Snapchat from the Millennial Perspective

— May 29, 2017

How Snapchat impacts your audiences

Millennials like me have seen, experienced, and even contributed to the exponential technological changes over the past few decades. From VHS tapes and dial-up internet, to Gameboys and burning CDs for my crushes, to my first iPhone in high school and the MySpace page I didn’t tell my parents about– I grew up alongside some of the most dramatic changes to the way humans engage with technology. My peers and I were among the first to adopt new gaming systems, mobile phones, and social networks. Our brains developed with video game controllers and smart phones in our hands. And consequently, it only takes us a short time to adopt new technology, and it takes us an even shorter amount of time to ditch the platforms, apps, and gadgets that aren’t worth our time (you can thank our abysmally short attention spans for that).

We had short love affairs with AIM, YouTube, and Tumblr, but Snapchat has proven to be one of the only hits that’s here to stay for millennial social media users. Snapchat came out when I was a senior in high school, and all of my friends and classmates quickly fell in love with the ability to send funny or embarrassing disappearing photos and videos– the associated risk of sending a message was now much lower than on other platforms where your past words and images are preserved to haunt you for posterity.

Of course, this low-risk zone invited some people to use it for risque purposes (I won’t get into the sexting scandal among a group at my alma mater referred to as the “Sexy 6”… ) but anecdotally, my peers and I have used Snapchat for honest, decent, and generally comedic, communications. Throughout the evolution of the platform, the core use case of Snapchat for millennials remains friend-to-friend communication. We’re not getting our news from Snapchat (we have Twitter for that), and we’re certainly not carefully curating our content (that’s what Instagram is for). And despite the vast amounts of money brands pay for spots on the Discover page, I’d bet money that most of us only spend a tiny fraction of our time looking at the Discover feed. We’re spending the majority of time in our own Snapchat inboxes and looking at our friends’ stories. And of course, playing with the latest wacky filters.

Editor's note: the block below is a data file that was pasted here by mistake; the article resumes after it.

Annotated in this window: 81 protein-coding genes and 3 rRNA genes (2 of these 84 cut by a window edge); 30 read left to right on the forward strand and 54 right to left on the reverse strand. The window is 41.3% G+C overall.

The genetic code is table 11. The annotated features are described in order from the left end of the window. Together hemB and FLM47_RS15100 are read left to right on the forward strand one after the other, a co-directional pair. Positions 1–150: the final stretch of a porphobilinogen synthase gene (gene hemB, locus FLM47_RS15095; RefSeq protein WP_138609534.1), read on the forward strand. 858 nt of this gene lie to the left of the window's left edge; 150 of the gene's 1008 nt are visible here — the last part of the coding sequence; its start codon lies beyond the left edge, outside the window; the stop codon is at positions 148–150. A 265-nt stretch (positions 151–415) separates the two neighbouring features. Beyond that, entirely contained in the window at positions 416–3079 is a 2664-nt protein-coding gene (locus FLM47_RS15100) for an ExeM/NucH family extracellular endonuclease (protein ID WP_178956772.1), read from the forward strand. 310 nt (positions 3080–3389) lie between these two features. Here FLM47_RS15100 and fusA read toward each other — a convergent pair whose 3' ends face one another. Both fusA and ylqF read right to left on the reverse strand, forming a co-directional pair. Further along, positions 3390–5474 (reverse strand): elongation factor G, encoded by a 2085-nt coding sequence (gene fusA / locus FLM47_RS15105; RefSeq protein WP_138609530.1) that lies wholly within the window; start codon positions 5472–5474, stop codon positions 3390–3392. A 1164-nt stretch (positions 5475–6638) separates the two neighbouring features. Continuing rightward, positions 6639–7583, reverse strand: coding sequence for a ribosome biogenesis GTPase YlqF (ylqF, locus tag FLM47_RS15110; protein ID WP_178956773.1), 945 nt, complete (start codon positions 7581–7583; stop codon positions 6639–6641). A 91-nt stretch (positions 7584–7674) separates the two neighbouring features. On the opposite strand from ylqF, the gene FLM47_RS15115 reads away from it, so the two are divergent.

Instagram may have introduced stories and disappearing direct messages, but without a doubt, millennials are staying on Snapchat. Instagram’s new functionalities are useful for viewing more candid content from our favorite creators, but our communications with friends will still be going down via Snapchat. While we’re there, we may occasionally interact with branded content, but only if it’s meaningful, useful, and/or particularly entertaining. So here we see my previous sentiment flipped on its head: when Snapchatting friend-to-friend, Snapchat is laid-back, hardly ever serious, and very unscripted, but when we’re considering following brands on Snapchat, we seem to generally opt for those creating well thought out and helpful content. Think tutorials, interviews with CEOs, comedy skits, and Q&As. My favorite brands on Snapchat, and the only two I follow are Everlane and MeUndies. I vibe with Everlane’s core value of radical transparency and enjoy their Transparency Tuesdays series in which they candidly answer questions about their products and processes. I follow MeUndies simply for their hilarious skits– I don’t even own a pair of MeUndies, but I hear that they live up to the hype. If and when the day comes that I order myself a MeUndies subscription, they can thank their social media team because if it wasn’t for their Snapchat game, I would’ve written MeUndies off as just another trendy subscription service.

Brands looking to capture a millennial audience on Snapchat need to walk the fine line between candid and contrived. We want authentic and behind-the-scenes, but we don’t just want snaps of you packing orders and playing ping pong. Be thoughtful, amusing, and genuine, and our attention is yours.


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